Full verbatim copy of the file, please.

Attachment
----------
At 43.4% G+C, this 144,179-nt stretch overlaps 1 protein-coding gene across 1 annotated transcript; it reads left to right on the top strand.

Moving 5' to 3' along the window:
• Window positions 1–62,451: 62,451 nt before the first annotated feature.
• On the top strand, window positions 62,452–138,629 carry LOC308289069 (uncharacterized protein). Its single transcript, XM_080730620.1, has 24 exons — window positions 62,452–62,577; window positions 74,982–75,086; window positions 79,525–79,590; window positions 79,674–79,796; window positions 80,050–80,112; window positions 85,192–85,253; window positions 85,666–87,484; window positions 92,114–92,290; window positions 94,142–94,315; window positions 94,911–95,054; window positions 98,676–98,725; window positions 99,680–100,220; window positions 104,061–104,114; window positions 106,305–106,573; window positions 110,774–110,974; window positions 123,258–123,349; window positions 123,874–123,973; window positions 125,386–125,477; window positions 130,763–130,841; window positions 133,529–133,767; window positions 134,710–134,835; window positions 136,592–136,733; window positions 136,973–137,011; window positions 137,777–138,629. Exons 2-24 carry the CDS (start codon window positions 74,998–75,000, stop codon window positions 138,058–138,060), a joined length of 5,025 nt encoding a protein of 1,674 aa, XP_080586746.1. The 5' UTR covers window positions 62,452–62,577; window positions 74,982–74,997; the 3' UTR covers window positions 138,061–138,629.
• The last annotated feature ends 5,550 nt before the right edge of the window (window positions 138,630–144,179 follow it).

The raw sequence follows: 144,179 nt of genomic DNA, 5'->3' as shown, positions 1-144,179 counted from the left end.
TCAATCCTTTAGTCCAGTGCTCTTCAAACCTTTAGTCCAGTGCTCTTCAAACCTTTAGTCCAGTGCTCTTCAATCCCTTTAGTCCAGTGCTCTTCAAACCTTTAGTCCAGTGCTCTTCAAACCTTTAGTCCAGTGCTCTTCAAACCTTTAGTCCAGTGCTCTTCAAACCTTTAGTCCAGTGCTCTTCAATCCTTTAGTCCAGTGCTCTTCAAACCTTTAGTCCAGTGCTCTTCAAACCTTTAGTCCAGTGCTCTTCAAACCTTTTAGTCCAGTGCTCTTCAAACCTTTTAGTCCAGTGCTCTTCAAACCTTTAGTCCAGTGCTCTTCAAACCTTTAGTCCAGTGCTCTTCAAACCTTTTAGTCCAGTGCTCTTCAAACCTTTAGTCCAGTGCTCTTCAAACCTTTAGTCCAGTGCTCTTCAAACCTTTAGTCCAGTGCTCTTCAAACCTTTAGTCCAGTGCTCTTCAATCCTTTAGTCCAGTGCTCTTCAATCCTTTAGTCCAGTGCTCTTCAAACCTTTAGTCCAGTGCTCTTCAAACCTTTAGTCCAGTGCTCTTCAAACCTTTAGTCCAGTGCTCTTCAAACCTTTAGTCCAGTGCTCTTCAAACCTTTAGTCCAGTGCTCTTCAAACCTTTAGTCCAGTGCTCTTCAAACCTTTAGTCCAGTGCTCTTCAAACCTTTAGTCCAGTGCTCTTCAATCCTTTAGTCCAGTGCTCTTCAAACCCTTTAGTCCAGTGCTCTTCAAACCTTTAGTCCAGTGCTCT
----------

At 43.4% G+C, this 144,179-nt stretch overlaps 1 protein-coding gene across 1 annotated transcript; it reads left to right on the top strand.

Moving 5' to 3' along the window:
• Window positions 1–62,451: 62,451 nt before the first annotated feature.
• On the top strand, window positions 62,452–138,629 carry LOC308289069 (uncharacterized protein). Its single transcript, XM_080730620.1, has 24 exons — window positions 62,452–62,577; window positions 74,982–75,086; window positions 79,525–79,590; window positions 79,674–79,796; window positions 80,050–80,112; window positions 85,192–85,253; window positions 85,666–87,484; window positions 92,114–92,290; window positions 94,142–94,315; window positions 94,911–95,054; window positions 98,676–98,725; window positions 99,680–100,220; window positions 104,061–104,114; window positions 106,305–106,573; window positions 110,774–110,974; window positions 123,258–123,349; window positions 123,874–123,973; window positions 125,386–125,477; window positions 130,763–130,841; window positions 133,529–133,767; window positions 134,710–134,835; window positions 136,592–136,733; window positions 136,973–137,011; window positions 137,777–138,629. Exons 2-24 carry the CDS (start codon window positions 74,998–75,000, stop codon window positions 138,058–138,060), a joined length of 5,025 nt encoding a protein of 1,674 aa, XP_080586746.1. The 5' UTR covers window positions 62,452–62,577; window positions 74,982–74,997; the 3' UTR covers window positions 138,061–138,629.
• The last annotated feature ends 5,550 nt before the right edge of the window (window positions 138,630–144,179 follow it).

The raw sequence follows: 144,179 nt of genomic DNA, 5'->3' as shown, positions 1-144,179 counted from the left end.
TCAATCCTTTAGTCCAGTGCTCTTCAAACCTTTAGTCCAGTGCTCTTCAAACCTTTAGTCCAGTGCTCTTCAATCCCTTTAGTCCAGTGCTCTTCAAACCTTTAGTCCAGTGCTCTTCAAACCTTTAGTCCAGTGCTCTTCAAACCTTTAGTCCAGTGCTCTTCAAACCTTTAGTCCAGTGCTCTTCAATCCTTTAGTCCAGTGCTCTTCAAACCTTTAGTCCAGTGCTCTTCAAACCTTTAGTCCAGTGCTCTTCAAACCTTTTAGTCCAGTGCTCTTCAAACCTTTTAGTCCAGTGCTCTTCAAACCTTTAGTCCAGTGCTCTTCAAACCTTTAGTCCAGTGCTCTTCAAACCTTTTAGTCCAGTGCTCTTCAAACCTTTAGTCCAGTGCTCTTCAAACCTTTAGTCCAGTGCTCTTCAAACCTTTAGTCCAGTGCTCTTCAAACCTTTAGTCCAGTGCTCTTCAATCCTTTAGTCCAGTGCTCTTCAATCCTTTAGTCCAGTGCTCTTCAAACCTTTAGTCCAGTGCTCTTCAAACCTTTAGTCCAGTGCTCTTCAAACCTTTAGTCCAGTGCTCTTCAAACCTTTAGTCCAGTGCTCTTCAAACCTTTAGTCCAGTGCTCTTCAAACCTTTAGTCCAGTGCTCTTCAAACCTTTAGTCCAGTGCTCTTCAAACCTTTAGTCCAGTGCTCTTCAATCCTTTAGTCCAGTGCTCTTCAAACCCTTTAGTCCAGTGCTCTTCAAACCTTTAGTCCAGTGCTCT